13. Hello Jane – like so many of the others here I too don’t think for a minute you are just talking to yourself. Your email is the first one I read every day. I feel it’s more than generous of you – being as active as you are – to do this blog each day and share your “life” with us all. I love the pictures you send and the honesty and openness in your writing. Thank you for being a little part of all of our lives.


  14. What a life, you are truly blessed! I am 66 and have not left my home office. You have been in a play in NY, went to the Islands, had knee surgery, found new love, went to Vegas and are back at your ranch. You have given me an interest Zen, have never meditated but will try, any hints? Feeling very old compared to you! Thank you for sharing.

  15. You are not talking to yourself. I have read your blog since the very beginning and look forward to them daily. I am a recently widowed empty nester who appreciates the time you are taking to give us a glimpse into your fascinating life. Thank you.

  16. The question of how honest to be in a blog or a manuscript or even with a group of friends is always a debate I have. I like people who live very openly and don’t fear revealing who they truly are. I do that only with close friends. I figure with close friends, it’s a waste of time to be any other way. I wish though sometimes I could be more open in my blog but I am doing what I am comfortable with. I am always honest but just don’t tell it all. I very much enjoy your blog though and the honesty with which you live. It takes a few years to get there and it’s one of the values of writers like you– exposing that truth to others.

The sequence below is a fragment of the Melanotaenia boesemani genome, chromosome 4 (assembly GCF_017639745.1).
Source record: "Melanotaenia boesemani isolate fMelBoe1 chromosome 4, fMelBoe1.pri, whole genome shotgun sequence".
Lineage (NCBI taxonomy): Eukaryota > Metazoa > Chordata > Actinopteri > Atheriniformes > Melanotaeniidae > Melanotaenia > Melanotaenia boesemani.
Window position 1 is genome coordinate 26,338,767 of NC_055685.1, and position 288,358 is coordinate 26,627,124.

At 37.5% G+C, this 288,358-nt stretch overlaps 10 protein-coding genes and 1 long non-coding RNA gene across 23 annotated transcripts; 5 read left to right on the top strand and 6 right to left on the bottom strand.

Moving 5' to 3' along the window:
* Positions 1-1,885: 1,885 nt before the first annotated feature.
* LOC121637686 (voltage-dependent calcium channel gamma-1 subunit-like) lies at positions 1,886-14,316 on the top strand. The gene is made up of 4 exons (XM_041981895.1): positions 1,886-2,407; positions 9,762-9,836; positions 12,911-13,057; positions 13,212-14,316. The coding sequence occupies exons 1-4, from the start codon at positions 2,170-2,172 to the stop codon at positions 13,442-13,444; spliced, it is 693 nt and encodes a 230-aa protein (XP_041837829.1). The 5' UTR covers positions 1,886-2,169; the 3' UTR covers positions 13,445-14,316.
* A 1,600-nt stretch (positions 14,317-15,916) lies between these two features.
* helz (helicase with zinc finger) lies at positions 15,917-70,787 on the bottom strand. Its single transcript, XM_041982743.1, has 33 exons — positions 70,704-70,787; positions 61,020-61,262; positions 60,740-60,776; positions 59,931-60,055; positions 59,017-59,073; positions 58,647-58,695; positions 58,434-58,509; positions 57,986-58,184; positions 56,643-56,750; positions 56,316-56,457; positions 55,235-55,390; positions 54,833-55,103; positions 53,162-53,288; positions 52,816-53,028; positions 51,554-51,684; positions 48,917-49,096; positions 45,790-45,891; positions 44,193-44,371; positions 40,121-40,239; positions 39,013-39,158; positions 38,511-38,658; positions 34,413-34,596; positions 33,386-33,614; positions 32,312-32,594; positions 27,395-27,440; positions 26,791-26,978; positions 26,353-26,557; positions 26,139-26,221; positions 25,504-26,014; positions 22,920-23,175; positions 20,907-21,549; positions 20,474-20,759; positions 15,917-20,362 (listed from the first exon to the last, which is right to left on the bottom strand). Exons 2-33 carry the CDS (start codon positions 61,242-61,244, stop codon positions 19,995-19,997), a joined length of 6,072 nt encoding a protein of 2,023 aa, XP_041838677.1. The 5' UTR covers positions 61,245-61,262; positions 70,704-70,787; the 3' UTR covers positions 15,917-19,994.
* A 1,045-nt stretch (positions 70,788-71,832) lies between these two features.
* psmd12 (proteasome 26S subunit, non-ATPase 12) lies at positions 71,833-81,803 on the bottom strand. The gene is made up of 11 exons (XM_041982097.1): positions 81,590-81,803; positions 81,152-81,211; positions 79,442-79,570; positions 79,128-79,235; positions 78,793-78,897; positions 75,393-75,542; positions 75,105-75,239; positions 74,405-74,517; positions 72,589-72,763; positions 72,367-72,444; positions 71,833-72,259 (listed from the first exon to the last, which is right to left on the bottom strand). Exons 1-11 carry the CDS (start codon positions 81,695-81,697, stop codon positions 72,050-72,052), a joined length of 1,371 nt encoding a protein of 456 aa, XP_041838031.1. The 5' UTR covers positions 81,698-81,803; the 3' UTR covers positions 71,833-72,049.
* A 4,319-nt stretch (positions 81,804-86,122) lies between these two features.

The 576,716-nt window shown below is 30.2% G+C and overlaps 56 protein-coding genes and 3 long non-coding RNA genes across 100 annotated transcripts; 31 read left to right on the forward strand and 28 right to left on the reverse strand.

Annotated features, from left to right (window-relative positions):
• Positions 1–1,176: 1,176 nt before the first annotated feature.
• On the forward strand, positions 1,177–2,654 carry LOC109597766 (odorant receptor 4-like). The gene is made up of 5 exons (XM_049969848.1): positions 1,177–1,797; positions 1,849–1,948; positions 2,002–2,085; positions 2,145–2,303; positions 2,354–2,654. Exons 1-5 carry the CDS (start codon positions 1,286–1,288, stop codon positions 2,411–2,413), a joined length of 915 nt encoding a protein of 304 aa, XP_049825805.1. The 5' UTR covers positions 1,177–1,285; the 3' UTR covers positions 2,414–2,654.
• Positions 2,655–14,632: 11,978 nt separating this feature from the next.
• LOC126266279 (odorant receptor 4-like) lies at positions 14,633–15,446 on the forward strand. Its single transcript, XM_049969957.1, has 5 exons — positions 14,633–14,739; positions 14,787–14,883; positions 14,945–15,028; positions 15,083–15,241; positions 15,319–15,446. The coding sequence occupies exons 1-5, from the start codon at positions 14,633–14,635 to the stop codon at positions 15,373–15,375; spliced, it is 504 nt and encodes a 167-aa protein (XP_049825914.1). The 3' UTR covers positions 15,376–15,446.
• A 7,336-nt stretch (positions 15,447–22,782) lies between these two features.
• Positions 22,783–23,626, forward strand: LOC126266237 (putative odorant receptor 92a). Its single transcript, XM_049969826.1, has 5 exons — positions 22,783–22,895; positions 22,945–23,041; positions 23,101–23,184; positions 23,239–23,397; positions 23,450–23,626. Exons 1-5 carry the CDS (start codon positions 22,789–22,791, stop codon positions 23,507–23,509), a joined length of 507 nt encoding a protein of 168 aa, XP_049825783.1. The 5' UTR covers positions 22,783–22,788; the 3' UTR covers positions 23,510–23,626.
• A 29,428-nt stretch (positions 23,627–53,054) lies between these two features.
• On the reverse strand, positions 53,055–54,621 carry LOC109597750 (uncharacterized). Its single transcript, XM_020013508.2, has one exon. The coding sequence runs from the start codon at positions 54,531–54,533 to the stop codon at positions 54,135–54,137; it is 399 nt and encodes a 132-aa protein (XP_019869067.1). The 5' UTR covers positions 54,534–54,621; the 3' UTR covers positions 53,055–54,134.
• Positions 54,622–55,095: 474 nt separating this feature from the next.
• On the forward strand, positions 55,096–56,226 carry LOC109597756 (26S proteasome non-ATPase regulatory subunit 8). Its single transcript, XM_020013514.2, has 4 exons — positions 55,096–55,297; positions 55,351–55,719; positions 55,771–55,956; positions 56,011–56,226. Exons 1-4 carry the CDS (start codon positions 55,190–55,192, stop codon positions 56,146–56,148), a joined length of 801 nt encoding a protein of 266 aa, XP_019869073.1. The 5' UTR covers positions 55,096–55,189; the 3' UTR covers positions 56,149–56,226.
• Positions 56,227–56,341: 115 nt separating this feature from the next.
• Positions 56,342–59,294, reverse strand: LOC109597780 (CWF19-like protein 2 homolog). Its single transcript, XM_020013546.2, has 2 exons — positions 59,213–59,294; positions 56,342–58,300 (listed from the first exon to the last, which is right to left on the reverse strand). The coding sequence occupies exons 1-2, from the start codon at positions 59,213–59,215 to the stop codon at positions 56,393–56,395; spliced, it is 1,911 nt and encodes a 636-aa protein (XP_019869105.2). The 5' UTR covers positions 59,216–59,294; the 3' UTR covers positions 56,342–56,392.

17. Well its good to know WE’RE not talking to ourselves either here. I can’t speak for everyone, but…oh well, I will, we love that you have this blog!

  18. Hi Jane,
    I’m so glad you mentioned your regular blogging pals and encouraged feedback. I stopped replying to your blogs a while back thinking I’m probably boring you to tears and you’ve stopped reading them long ago. 🙂 It pleases me a lot that you like hearing from them/us.
    Have a great day and best regards from sunny Hamburg, Germany (where you’re pal Robert Redford just got married!!)

  19. You are blessed to have the opportunity to experience such diversity in your life. So glad that you are a writer too so that all your wisdom can be passed on to others through the ages. You “make my day” here in Malawi!